Competitive Enterprise Institute | 1899 L ST NW Floor 12, Washington, DC 20036 | Phone: 202-331-1010 | Fax: 202-331-0640
Pennsylvania’s beer distribution system, designed to provide competitive advantages to in-state brewers, is nearly identical to Michigan’s wine distribution system that was the subject of Granholm v. Heald. Yet in the eight years since the U.S. Supreme Court declared such protectionist schemes unconstitutional, the Pennsylvania legislature has introduced (and subsequently failed to pass) only one bill to bring the state into compliance with the decision. Although the bill complied with Granholm, it left in place the three-tier system that was designed by Prohibitionists of another century to increase costs and make distribution of alcohol more difficult. Lawmakers should resist efforts to revive that approach.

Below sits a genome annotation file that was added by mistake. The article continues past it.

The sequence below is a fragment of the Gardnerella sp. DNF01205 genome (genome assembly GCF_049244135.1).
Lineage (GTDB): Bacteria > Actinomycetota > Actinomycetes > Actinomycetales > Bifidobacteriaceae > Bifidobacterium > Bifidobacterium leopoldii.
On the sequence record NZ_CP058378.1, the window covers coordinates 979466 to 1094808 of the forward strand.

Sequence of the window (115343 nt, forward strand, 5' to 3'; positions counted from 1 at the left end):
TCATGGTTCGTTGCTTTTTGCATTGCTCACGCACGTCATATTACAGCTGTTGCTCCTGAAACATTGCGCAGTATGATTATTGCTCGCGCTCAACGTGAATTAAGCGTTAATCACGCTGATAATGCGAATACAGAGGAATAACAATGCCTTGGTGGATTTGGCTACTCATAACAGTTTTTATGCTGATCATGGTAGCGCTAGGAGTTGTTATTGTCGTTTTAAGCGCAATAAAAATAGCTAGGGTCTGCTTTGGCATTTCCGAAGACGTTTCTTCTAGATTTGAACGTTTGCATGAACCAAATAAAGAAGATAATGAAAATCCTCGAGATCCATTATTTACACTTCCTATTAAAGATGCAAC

With the current talk of shedding part of Fosdick and Scott’s unlamented legacy by privatizing Pennsylvania’s liquor stores, the time is ripe for the Pennsylvania legislature to also remove the chains of Fosdick and Scott’s three-tier system, thus providing relief to brewers and instilling a more efficient and competitive market. Allowing all brewers, regardless of geographic origin or size, to self-distribute may not be the only way to bring Pennsylvania into compliance with Granholm, but it is the best method of promoting free enterprise and competition.